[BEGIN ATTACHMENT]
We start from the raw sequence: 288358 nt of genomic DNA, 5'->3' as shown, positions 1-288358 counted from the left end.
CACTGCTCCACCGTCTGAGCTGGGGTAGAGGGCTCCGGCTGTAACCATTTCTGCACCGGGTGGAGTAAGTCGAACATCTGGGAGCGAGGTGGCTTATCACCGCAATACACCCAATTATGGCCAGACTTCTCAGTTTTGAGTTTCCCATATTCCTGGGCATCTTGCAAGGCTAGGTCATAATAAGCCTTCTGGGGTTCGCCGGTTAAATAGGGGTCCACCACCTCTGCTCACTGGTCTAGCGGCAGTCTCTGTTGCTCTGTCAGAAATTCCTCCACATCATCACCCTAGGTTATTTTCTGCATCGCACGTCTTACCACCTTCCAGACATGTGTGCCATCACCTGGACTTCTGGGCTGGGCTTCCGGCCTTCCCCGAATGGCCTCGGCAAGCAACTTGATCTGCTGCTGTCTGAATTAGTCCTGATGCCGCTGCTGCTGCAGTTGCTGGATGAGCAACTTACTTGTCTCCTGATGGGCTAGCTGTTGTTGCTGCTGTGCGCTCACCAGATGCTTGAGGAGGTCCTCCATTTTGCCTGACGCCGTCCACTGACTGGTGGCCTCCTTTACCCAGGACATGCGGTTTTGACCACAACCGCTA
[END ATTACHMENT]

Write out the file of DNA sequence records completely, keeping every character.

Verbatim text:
We start from the raw sequence: 288358 nt of genomic DNA, 5'->3' as shown, positions 1-288358 counted from the left end.
CACTGCTCCACCGTCTGAGCTGGGGTAGAGGGCTCCGGCTGTAACCATTTCTGCACCGGGTGGAGTAAGTCGAACATCTGGGAGCGAGGTGGCTTATCACCGCAATACACCCAATTATGGCCAGACTTCTCAGTTTTGAGTTTCCCATATTCCTGGGCATCTTGCAAGGCTAGGTCATAATAAGCCTTCTGGGGTTCGCCGGTTAAATAGGGGTCCACCACCTCTGCTCACTGGTCTAGCGGCAGTCTCTGTTGCTCTGTCAGAAATTCCTCCACATCATCACCCTAGGTTATTTTCTGCATCGCACGTCTTACCACCTTCCAGACATGTGTGCCATCACCTGGACTTCTGGGCTGGGCTTCCGGCCTTCCCCGAATGGCCTCGGCAAGCAACTTGATCTGCTGCTGTCTGAATTAGTCCTGATGCCGCTGCTGCTGCAGTTGCTGGATGAGCAACTTACTTGTCTCCTGATGGGCTAGCTGTTGTTGCTGCTGTGCGCTCACCAGATGCTTGAGGAGGTCCTCCATTTTGCCTGACGCCGTCCACTGACTGGTGGCCTCCTTTACCCAGGACATGCGGTTTTGACCACAACCGCTA